Profitably convert resources (people, materials, machinery and equipment) to products and services customers want to buy. That’s the basic mission and requirement of every business organization.
The means of conversion are all of the processes and activities required to make and deliver products and services and to run the business.
While most organizations have terabytes of data and information about expenses, equipment, employees, customers, vendors, products, services, and markets, few have leveraged this information in a model of the business that provides continuous reporting on the basic business mission.
In the context addressed in this One Eighty, business models are operational models that replicate and mirror the operations of the organization and consist of three basic components:
- Resources (costs)
- Processes/activities (work)
- Cost objects (products, services, customers)
Resources fund the work required to make and deliver product and services to customers and the assignment of cost to processes and activities and then on to products and services is the math that brings it all to life.
Operational modeling is not for the timid and faint of heart. Even simple businesses are complex. Every day inventory and supplies are received from vendors, employees work, machines and equipment run, new products are being developed, and products/services are delivered to customers. Replicating all this in a model requires effort and commitment.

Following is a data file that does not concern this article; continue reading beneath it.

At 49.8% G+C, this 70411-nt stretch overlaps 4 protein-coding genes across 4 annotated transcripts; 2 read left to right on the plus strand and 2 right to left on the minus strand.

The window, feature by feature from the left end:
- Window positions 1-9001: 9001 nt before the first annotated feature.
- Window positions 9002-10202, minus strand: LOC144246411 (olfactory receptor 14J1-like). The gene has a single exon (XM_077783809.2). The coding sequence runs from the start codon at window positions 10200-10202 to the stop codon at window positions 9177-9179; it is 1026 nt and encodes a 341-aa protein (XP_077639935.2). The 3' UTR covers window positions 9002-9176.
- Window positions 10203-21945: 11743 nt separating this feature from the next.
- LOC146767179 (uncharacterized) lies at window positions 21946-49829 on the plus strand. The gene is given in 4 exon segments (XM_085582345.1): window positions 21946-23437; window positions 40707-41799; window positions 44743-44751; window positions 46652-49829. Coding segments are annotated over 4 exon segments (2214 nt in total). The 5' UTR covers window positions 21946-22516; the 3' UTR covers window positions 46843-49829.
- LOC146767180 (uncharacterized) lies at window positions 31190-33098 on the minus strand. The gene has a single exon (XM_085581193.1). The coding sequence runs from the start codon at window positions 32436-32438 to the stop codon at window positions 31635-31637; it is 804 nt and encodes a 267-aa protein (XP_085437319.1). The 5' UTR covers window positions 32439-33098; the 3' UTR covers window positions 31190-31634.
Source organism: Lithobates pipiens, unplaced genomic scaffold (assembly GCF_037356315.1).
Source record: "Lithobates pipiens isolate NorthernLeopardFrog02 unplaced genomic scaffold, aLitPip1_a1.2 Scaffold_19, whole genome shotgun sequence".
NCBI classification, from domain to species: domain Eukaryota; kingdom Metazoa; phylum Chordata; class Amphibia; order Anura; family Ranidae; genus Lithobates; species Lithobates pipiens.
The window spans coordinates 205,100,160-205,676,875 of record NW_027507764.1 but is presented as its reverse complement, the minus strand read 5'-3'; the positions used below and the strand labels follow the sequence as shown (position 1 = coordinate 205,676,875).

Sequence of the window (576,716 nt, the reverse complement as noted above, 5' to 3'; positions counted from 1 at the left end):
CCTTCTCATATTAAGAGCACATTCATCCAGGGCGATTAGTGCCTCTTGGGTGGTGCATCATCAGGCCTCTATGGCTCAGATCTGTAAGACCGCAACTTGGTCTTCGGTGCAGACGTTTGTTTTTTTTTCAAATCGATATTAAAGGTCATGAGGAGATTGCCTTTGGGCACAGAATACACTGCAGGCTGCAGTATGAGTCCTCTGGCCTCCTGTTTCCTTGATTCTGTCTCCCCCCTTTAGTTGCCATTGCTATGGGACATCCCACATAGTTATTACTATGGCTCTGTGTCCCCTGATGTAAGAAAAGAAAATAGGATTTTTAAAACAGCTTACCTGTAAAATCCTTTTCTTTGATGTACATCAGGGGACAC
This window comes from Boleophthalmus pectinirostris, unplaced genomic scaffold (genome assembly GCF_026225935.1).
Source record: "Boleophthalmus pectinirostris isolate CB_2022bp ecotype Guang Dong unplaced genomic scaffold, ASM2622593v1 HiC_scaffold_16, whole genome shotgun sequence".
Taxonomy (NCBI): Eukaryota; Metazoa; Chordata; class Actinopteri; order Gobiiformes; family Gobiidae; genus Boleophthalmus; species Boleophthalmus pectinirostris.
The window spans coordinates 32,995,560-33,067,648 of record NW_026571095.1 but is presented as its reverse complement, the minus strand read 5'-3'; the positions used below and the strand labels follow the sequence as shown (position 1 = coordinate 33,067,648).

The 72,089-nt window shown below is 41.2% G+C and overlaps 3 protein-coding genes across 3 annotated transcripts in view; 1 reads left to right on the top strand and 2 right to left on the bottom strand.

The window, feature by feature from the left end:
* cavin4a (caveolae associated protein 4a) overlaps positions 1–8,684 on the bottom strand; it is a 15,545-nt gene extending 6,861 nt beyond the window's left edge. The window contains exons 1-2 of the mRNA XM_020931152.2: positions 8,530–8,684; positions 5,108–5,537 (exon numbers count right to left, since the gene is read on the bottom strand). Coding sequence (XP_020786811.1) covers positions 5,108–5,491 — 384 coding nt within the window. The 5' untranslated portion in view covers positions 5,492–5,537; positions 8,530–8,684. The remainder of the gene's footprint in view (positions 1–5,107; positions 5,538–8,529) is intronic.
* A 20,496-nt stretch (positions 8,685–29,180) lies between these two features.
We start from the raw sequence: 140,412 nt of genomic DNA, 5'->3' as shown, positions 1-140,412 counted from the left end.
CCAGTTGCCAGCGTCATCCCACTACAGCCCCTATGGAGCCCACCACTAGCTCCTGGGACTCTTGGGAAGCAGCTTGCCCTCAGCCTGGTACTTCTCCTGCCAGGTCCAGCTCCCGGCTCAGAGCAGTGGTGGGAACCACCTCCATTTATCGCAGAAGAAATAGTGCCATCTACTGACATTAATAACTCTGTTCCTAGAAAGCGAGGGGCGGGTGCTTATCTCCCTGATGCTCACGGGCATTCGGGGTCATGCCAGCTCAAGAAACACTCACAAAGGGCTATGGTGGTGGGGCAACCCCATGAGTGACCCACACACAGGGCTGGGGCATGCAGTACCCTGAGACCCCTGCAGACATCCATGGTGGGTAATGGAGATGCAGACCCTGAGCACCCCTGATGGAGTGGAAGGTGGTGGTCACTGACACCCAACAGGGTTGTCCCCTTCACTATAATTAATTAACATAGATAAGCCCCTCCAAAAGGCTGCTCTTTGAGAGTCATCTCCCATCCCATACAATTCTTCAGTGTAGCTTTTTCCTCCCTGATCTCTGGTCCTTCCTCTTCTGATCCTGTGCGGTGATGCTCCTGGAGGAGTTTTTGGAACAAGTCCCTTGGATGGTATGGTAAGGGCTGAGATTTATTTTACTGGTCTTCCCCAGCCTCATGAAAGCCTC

All of the benefit of operational models is in providing information to those responsible and accountable for executing the business mission. Unless this information is used for decision making, improvement, measuring performance, and to manage the business, any effort expended to build a model is wasted.
There are a number of software products on the market for operations modeling. These include the big enterprise software providers like SAP and SAS along with more specialized companies like Acorn Systems, Prodacapo, MyABCM, Pilbara Group, and Decimal Technologies.
In a world where everyone has access to the same raw materials, labor pools, suppliers, machinery and equipment, and often the same technology, the only way to differentiate from competitors is in process productivity, performance, and innovation. Operational models can help a business do this.
Model your way to improved performance…
John A. Miller